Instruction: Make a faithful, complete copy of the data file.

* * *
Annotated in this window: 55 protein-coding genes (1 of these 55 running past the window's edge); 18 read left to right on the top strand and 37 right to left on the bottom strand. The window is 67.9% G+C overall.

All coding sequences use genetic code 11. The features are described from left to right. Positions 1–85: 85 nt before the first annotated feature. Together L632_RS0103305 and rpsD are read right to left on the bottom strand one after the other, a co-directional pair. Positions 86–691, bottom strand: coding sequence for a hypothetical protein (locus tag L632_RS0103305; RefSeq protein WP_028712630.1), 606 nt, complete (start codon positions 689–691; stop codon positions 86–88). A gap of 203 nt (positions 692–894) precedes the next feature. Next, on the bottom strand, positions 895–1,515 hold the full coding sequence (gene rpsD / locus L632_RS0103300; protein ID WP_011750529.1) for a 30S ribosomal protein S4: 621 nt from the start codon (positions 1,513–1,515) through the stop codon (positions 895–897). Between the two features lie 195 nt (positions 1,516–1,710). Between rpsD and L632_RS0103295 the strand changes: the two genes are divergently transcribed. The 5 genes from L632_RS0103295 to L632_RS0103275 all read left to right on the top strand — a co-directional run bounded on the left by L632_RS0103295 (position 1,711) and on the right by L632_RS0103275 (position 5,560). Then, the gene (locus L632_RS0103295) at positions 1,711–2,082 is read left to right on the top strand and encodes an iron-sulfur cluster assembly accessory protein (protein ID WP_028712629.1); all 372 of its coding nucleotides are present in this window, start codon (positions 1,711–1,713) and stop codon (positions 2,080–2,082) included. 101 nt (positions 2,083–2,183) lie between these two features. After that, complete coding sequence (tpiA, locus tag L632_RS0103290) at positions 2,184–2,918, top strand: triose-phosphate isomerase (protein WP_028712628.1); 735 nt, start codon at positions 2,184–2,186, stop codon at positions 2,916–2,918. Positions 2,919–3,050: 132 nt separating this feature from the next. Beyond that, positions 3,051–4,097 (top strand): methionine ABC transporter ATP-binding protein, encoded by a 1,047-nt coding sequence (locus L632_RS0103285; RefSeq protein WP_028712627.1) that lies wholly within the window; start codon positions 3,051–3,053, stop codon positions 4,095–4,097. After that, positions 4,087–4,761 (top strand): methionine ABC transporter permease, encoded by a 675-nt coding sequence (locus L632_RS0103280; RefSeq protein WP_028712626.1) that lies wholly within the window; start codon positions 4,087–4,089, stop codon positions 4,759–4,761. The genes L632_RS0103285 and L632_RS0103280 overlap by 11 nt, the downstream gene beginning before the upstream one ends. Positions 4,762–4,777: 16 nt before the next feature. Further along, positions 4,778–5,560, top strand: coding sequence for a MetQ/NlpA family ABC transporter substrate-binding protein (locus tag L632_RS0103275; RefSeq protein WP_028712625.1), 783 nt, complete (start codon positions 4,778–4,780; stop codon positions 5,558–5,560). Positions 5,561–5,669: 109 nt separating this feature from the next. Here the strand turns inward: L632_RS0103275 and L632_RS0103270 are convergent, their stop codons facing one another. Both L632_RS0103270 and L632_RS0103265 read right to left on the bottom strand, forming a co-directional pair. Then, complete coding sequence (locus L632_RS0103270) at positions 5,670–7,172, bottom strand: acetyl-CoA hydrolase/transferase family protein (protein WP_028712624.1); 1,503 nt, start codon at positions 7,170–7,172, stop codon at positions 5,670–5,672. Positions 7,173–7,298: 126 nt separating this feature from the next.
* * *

Annotated in this window: 55 protein-coding genes (1 of these 55 running past the window's edge); 18 read left to right on the top strand and 37 right to left on the bottom strand. The window is 67.9% G+C overall.

All coding sequences use genetic code 11. The features are described from left to right. Positions 1–85: 85 nt before the first annotated feature. Together L632_RS0103305 and rpsD are read right to left on the bottom strand one after the other, a co-directional pair. Positions 86–691, bottom strand: coding sequence for a hypothetical protein (locus tag L632_RS0103305; RefSeq protein WP_028712630.1), 606 nt, complete (start codon positions 689–691; stop codon positions 86–88). A gap of 203 nt (positions 692–894) precedes the next feature. Next, on the bottom strand, positions 895–1,515 hold the full coding sequence (gene rpsD / locus L632_RS0103300; protein ID WP_011750529.1) for a 30S ribosomal protein S4: 621 nt from the start codon (positions 1,513–1,515) through the stop codon (positions 895–897). Between the two features lie 195 nt (positions 1,516–1,710). Between rpsD and L632_RS0103295 the strand changes: the two genes are divergently transcribed. The 5 genes from L632_RS0103295 to L632_RS0103275 all read left to right on the top strand — a co-directional run bounded on the left by L632_RS0103295 (position 1,711) and on the right by L632_RS0103275 (position 5,560). Then, the gene (locus L632_RS0103295) at positions 1,711–2,082 is read left to right on the top strand and encodes an iron-sulfur cluster assembly accessory protein (protein ID WP_028712629.1); all 372 of its coding nucleotides are present in this window, start codon (positions 1,711–1,713) and stop codon (positions 2,080–2,082) included. 101 nt (positions 2,083–2,183) lie between these two features. After that, complete coding sequence (tpiA, locus tag L632_RS0103290) at positions 2,184–2,918, top strand: triose-phosphate isomerase (protein WP_028712628.1); 735 nt, start codon at positions 2,184–2,186, stop codon at positions 2,916–2,918. Positions 2,919–3,050: 132 nt separating this feature from the next. Beyond that, positions 3,051–4,097 (top strand): methionine ABC transporter ATP-binding protein, encoded by a 1,047-nt coding sequence (locus L632_RS0103285; RefSeq protein WP_028712627.1) that lies wholly within the window; start codon positions 3,051–3,053, stop codon positions 4,095–4,097. After that, positions 4,087–4,761 (top strand): methionine ABC transporter permease, encoded by a 675-nt coding sequence (locus L632_RS0103280; RefSeq protein WP_028712626.1) that lies wholly within the window; start codon positions 4,087–4,089, stop codon positions 4,759–4,761. The genes L632_RS0103285 and L632_RS0103280 overlap by 11 nt, the downstream gene beginning before the upstream one ends. Positions 4,762–4,777: 16 nt before the next feature. Further along, positions 4,778–5,560, top strand: coding sequence for a MetQ/NlpA family ABC transporter substrate-binding protein (locus tag L632_RS0103275; RefSeq protein WP_028712625.1), 783 nt, complete (start codon positions 4,778–4,780; stop codon positions 5,558–5,560). Positions 5,561–5,669: 109 nt separating this feature from the next. Here the strand turns inward: L632_RS0103275 and L632_RS0103270 are convergent, their stop codons facing one another. Both L632_RS0103270 and L632_RS0103265 read right to left on the bottom strand, forming a co-directional pair. Then, complete coding sequence (locus L632_RS0103270) at positions 5,670–7,172, bottom strand: acetyl-CoA hydrolase/transferase family protein (protein WP_028712624.1); 1,503 nt, start codon at positions 7,170–7,172, stop codon at positions 5,670–5,672. Positions 7,173–7,298: 126 nt separating this feature from the next.